As semesters are ending, infections bugs and flus are beginning. Why?

Why can we get through weeks of busy and stressful studies in reasonable health, only to come down with flu as soon as we relax and start enjoying our “freedom?”

Paul Rosch, MD, president of the American Institute of Stress and clinical professor of medicine and psychiatry at New York Medical College, has the answer.

When you’re straining and struggling under the burden of work or family pressures, your body releases a number of chemicals — including stress hormones — which mobilize your immune system against illness. But when the stressful period ends, your immune system pulls back its troops, and the body becomes less vigilant in weeding out invaders. At the same time, a reservoir of body chemicals called prostaglandins, left over from the stress response, tends to produce inflammation, and can trigger problems like arthritic pain and migraines.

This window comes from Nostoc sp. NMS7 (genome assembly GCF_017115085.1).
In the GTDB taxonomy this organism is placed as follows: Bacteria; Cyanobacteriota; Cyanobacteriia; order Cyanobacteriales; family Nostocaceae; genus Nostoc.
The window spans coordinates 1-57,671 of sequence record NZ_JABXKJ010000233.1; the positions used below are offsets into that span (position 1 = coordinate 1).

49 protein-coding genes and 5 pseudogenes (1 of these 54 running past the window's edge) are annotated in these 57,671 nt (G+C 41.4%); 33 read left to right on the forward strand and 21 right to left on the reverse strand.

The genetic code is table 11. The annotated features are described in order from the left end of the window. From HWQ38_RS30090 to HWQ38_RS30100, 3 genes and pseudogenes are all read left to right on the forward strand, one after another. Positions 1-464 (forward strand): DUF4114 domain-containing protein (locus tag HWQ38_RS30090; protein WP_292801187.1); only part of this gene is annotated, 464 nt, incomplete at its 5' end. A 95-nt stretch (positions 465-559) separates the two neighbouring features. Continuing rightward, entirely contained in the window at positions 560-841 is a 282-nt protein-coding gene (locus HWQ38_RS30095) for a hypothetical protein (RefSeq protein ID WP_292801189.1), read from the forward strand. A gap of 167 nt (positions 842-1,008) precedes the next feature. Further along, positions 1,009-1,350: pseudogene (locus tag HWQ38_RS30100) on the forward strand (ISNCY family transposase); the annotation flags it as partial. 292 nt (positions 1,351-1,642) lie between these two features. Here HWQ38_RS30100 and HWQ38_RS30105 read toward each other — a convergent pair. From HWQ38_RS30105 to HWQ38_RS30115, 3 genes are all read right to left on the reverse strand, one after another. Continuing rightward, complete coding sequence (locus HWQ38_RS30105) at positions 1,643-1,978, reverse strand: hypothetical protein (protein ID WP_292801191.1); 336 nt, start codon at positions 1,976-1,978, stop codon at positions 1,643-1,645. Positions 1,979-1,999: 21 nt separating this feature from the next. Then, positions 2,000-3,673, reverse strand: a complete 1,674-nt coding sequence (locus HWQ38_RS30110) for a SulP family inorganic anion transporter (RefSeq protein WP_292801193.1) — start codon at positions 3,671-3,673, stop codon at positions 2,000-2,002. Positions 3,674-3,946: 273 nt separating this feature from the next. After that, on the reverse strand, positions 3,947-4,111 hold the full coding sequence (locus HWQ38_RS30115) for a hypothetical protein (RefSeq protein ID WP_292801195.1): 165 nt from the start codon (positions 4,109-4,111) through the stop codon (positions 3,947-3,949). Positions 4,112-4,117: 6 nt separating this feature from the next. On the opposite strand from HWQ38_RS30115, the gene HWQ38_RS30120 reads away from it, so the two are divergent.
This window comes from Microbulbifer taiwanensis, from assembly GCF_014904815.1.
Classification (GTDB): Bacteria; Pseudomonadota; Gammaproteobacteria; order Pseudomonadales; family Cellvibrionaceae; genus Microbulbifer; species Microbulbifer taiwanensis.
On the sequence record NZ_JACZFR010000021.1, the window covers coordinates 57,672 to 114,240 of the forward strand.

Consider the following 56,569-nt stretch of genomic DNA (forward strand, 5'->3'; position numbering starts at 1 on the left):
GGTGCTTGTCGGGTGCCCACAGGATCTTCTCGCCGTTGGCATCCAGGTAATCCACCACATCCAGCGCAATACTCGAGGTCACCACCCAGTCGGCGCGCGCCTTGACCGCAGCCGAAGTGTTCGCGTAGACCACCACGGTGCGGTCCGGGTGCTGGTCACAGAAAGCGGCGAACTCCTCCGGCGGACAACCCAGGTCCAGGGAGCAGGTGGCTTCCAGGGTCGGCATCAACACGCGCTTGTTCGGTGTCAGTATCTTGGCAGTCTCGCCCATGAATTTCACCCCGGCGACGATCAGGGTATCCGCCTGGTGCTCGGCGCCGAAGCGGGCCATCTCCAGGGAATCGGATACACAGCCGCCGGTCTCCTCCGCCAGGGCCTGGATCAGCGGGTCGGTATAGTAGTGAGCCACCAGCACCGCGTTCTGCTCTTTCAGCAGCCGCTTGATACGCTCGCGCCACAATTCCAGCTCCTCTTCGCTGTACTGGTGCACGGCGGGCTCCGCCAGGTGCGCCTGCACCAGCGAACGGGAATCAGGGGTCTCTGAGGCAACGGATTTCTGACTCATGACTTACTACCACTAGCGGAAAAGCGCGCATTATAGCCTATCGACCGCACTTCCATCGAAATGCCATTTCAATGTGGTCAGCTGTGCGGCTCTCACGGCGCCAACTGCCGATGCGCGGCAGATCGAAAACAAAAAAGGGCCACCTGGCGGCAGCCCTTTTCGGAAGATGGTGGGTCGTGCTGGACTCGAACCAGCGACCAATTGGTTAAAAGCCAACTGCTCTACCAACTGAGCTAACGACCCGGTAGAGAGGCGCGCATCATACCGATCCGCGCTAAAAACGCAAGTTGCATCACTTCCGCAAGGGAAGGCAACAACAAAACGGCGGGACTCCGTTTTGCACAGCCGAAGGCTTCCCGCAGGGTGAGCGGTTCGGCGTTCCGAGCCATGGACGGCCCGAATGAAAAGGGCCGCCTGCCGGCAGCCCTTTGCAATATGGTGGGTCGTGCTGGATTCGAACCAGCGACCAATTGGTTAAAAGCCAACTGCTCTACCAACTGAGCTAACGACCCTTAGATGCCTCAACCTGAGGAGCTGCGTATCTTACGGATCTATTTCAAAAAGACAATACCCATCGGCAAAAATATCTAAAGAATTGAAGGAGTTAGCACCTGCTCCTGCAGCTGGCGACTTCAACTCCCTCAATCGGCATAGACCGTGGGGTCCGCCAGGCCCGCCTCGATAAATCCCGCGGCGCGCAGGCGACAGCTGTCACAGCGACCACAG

In fact, this effect has been noticed in even more significant life changes as well:

While the let-down effect can cause trouble at any time, many people with pressure-packed jobs seem particularly susceptible to illness when they ease up on weekends, or when they finally reach retirement age and come down for good from their high-wire act. “For someone used to a high level of ongoing activity, who has their identity tied up in their job, retirement can be a real problem. It may become a source of stress in itself.”

Dr Marc Shoen offers some tips to defuse the “let-down effect.”

    • Schoen recommends techniques that activate the immune system a little, and thus keep it from slowing down too rapidly after a period of stress. Try short bursts of exercise — even just five minutes in length — which can trigger a positive immune-system response.
    • Try some mental problem solving, like crossword puzzles, under time constraints. “Several studies show that doing math computations at a rapid pace actually increases immune-system activity,” says Schoen.
    • Practice relaxation techniques such as deep breathing, which can give your mind and body a rest stop from the day’s anxieties.
Read the whole article here.